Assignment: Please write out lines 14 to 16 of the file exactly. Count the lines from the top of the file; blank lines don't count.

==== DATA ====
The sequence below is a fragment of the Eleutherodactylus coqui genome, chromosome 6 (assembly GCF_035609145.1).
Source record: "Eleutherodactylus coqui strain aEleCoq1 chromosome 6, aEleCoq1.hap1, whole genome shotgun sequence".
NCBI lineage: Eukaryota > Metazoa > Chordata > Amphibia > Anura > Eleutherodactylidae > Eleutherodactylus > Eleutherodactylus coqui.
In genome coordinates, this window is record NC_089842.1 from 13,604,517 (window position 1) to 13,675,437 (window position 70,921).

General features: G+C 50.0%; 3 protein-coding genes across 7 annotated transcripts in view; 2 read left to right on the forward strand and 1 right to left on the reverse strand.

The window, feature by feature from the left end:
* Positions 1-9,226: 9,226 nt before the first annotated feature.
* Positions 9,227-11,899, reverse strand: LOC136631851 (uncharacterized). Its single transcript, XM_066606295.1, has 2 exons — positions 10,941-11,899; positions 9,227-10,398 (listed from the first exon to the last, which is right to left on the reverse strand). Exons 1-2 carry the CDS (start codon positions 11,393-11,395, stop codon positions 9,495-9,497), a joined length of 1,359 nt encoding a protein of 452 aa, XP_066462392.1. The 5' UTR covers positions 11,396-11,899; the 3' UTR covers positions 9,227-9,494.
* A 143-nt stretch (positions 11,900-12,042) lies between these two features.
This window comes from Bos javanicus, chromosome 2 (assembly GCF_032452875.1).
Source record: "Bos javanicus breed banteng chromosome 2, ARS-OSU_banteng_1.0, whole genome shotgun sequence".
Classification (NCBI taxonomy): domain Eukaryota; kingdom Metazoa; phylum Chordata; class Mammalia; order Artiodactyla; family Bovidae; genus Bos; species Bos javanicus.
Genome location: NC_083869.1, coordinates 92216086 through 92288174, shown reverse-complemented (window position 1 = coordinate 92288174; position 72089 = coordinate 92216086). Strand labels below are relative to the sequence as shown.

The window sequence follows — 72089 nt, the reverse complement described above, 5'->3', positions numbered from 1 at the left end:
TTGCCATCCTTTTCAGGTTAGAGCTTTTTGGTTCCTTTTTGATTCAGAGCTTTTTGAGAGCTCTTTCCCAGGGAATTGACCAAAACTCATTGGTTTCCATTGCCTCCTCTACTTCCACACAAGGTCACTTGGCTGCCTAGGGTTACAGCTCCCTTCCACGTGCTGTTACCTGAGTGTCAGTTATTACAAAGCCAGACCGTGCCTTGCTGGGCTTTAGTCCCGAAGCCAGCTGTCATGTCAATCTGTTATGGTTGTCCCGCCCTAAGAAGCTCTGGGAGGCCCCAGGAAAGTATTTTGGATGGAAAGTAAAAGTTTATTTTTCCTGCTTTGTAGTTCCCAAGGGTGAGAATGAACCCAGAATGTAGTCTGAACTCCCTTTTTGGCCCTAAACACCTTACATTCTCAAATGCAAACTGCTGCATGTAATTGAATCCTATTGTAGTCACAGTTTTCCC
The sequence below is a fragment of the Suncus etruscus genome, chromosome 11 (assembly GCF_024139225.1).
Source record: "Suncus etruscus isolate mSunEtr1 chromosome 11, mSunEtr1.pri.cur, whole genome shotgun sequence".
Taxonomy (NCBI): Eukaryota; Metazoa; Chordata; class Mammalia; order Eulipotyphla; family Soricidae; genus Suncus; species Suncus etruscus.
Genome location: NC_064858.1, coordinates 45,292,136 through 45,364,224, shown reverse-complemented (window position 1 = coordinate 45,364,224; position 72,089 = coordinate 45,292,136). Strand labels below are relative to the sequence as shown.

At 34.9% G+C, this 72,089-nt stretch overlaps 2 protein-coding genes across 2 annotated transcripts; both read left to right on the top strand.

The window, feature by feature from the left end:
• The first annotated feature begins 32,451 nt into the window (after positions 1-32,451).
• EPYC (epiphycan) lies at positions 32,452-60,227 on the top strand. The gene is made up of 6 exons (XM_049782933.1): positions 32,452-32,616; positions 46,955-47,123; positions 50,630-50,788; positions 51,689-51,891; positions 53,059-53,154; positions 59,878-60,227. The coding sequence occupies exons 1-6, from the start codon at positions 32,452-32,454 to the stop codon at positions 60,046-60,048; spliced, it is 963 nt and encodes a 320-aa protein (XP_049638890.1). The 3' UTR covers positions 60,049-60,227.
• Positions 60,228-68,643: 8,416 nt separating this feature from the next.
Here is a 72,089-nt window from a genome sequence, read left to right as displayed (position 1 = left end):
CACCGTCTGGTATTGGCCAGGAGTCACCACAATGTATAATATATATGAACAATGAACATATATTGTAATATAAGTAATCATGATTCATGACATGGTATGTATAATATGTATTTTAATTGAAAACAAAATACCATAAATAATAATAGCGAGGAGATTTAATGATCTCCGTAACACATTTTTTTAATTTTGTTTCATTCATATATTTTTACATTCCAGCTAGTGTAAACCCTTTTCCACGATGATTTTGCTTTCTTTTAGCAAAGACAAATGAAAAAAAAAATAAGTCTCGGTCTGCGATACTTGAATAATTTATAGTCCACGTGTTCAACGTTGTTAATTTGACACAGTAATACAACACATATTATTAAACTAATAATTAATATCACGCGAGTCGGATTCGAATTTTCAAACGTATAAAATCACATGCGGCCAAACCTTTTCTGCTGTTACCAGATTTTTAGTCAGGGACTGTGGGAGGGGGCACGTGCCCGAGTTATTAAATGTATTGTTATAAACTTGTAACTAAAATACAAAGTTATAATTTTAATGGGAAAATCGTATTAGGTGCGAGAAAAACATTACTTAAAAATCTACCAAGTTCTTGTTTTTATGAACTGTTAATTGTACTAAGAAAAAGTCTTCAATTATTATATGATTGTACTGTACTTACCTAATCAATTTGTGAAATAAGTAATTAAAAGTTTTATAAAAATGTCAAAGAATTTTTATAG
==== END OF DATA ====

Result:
The window sequence follows — 72089 nt, the reverse complement described above, 5'->3', positions numbered from 1 at the left end:
TTGCCATCCTTTTCAGGTTAGAGCTTTTTGGTTCCTTTTTGATTCAGAGCTTTTTGAGAGCTCTTTCCCAGGGAATTGACCAAAACTCATTGGTTTCCATTGCCTCCTCTACTTCCACACAAGGTCACTTGGCTGCCTAGGGTTACAGCTCCCTTCCACGTGCTGTTACCTGAGTGTCAGTTATTACAAAGCCAGACCGTGCCTTGCTGGGCTTTAGTCCCGAAGCCAGCTGTCATGTCAATCTGTTATGGTTGTCCCGCCCTAAGAAGCTCTGGGAGGCCCCAGGAAAGTATTTTGGATGGAAAGTAAAAGTTTATTTTTCCTGCTTTGTAGTTCCCAAGGGTGAGAATGAACCCAGAATGTAGTCTGAACTCCCTTTTTGGCCCTAAACACCTTACATTCTCAAATGCAAACTGCTGCATGTAATTGAATCCTATTGTAGTCACAGTTTTCCC
The sequence below is a fragment of the Suncus etruscus genome, chromosome 11 (assembly GCF_024139225.1).